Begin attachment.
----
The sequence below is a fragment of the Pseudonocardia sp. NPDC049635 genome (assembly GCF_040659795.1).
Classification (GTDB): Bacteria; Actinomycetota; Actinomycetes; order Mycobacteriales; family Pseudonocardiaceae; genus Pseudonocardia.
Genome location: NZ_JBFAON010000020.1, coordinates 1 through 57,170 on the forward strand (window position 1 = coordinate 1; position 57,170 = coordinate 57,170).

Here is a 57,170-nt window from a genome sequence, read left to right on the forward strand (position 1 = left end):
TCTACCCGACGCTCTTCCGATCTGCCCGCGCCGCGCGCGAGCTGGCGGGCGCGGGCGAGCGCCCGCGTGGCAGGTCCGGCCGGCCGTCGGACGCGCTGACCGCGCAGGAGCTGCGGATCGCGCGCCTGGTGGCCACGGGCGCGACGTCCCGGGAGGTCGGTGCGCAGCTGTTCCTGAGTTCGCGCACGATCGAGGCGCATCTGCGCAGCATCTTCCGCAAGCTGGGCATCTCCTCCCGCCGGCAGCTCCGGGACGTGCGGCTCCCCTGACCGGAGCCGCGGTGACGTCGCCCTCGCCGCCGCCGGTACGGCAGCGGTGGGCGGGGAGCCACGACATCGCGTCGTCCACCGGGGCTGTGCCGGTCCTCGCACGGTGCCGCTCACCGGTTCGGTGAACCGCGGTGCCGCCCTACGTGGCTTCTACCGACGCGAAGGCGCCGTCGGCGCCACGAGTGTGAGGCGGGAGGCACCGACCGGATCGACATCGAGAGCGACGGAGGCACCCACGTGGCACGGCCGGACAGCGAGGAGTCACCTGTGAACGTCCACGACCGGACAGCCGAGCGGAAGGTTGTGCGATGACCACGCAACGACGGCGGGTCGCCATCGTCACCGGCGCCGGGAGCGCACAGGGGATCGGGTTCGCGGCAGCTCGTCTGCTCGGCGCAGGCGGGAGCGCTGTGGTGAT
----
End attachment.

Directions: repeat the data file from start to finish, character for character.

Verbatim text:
The sequence below is a fragment of the Pseudonocardia sp. NPDC049635 genome (assembly GCF_040659795.1).
Classification (GTDB): Bacteria; Actinomycetota; Actinomycetes; order Mycobacteriales; family Pseudonocardiaceae; genus Pseudonocardia.
Genome location: NZ_JBFAON010000020.1, coordinates 1 through 57,170 on the forward strand (window position 1 = coordinate 1; position 57,170 = coordinate 57,170).

Here is a 57,170-nt window from a genome sequence, read left to right on the forward strand (position 1 = left end):
TCTACCCGACGCTCTTCCGATCTGCCCGCGCCGCGCGCGAGCTGGCGGGCGCGGGCGAGCGCCCGCGTGGCAGGTCCGGCCGGCCGTCGGACGCGCTGACCGCGCAGGAGCTGCGGATCGCGCGCCTGGTGGCCACGGGCGCGACGTCCCGGGAGGTCGGTGCGCAGCTGTTCCTGAGTTCGCGCACGATCGAGGCGCATCTGCGCAGCATCTTCCGCAAGCTGGGCATCTCCTCCCGCCGGCAGCTCCGGGACGTGCGGCTCCCCTGACCGGAGCCGCGGTGACGTCGCCCTCGCCGCCGCCGGTACGGCAGCGGTGGGCGGGGAGCCACGACATCGCGTCGTCCACCGGGGCTGTGCCGGTCCTCGCACGGTGCCGCTCACCGGTTCGGTGAACCGCGGTGCCGCCCTACGTGGCTTCTACCGACGCGAAGGCGCCGTCGGCGCCACGAGTGTGAGGCGGGAGGCACCGACCGGATCGACATCGAGAGCGACGGAGGCACCCACGTGGCACGGCCGGACAGCGAGGAGTCACCTGTGAACGTCCACGACCGGACAGCCGAGCGGAAGGTTGTGCGATGACCACGCAACGACGGCGGGTCGCCATCGTCACCGGCGCCGGGAGCGCACAGGGGATCGGGTTCGCGGCAGCTCGTCTGCTCGGCGCAGGCGGGAGCGCTGTGGTGAT